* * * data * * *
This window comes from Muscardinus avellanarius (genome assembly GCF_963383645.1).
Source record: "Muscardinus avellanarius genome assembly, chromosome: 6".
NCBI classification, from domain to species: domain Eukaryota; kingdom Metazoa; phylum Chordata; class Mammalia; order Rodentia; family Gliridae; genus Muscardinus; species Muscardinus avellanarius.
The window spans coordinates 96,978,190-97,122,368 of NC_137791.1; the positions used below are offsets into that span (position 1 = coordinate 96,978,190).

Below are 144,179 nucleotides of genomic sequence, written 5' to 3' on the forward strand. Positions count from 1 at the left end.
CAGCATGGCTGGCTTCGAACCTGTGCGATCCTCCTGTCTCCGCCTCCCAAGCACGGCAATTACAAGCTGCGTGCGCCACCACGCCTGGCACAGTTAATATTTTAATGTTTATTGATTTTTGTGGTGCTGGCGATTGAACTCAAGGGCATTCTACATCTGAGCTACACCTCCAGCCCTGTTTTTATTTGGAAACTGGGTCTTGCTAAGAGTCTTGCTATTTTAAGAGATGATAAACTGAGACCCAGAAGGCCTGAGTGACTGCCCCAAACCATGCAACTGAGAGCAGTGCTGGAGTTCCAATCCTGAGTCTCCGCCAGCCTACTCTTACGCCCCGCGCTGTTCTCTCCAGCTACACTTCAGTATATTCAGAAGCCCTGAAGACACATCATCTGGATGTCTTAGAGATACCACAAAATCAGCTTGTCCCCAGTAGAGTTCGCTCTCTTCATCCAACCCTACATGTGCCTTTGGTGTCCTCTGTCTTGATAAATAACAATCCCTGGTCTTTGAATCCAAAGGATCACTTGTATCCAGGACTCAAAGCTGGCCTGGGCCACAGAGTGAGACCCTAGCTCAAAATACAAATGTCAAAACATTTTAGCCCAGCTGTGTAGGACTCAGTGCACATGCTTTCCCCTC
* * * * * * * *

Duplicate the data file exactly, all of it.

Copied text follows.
This window comes from Muscardinus avellanarius (genome assembly GCF_963383645.1).
Source record: "Muscardinus avellanarius genome assembly, chromosome: 6".
NCBI classification, from domain to species: domain Eukaryota; kingdom Metazoa; phylum Chordata; class Mammalia; order Rodentia; family Gliridae; genus Muscardinus; species Muscardinus avellanarius.
The window spans coordinates 96,978,190-97,122,368 of NC_137791.1; the positions used below are offsets into that span (position 1 = coordinate 96,978,190).

Below are 144,179 nucleotides of genomic sequence, written 5' to 3' on the forward strand. Positions count from 1 at the left end.
CAGCATGGCTGGCTTCGAACCTGTGCGATCCTCCTGTCTCCGCCTCCCAAGCACGGCAATTACAAGCTGCGTGCGCCACCACGCCTGGCACAGTTAATATTTTAATGTTTATTGATTTTTGTGGTGCTGGCGATTGAACTCAAGGGCATTCTACATCTGAGCTACACCTCCAGCCCTGTTTTTATTTGGAAACTGGGTCTTGCTAAGAGTCTTGCTATTTTAAGAGATGATAAACTGAGACCCAGAAGGCCTGAGTGACTGCCCCAAACCATGCAACTGAGAGCAGTGCTGGAGTTCCAATCCTGAGTCTCCGCCAGCCTACTCTTACGCCCCGCGCTGTTCTCTCCAGCTACACTTCAGTATATTCAGAAGCCCTGAAGACACATCATCTGGATGTCTTAGAGATACCACAAAATCAGCTTGTCCCCAGTAGAGTTCGCTCTCTTCATCCAACCCTACATGTGCCTTTGGTGTCCTCTGTCTTGATAAATAACAATCCCTGGTCTTTGAATCCAAAGGATCACTTGTATCCAGGACTCAAAGCTGGCCTGGGCCACAGAGTGAGACCCTAGCTCAAAATACAAATGTCAAAACATTTTAGCCCAGCTGTGTAGGACTCAGTGCACATGCTTTCCCCTC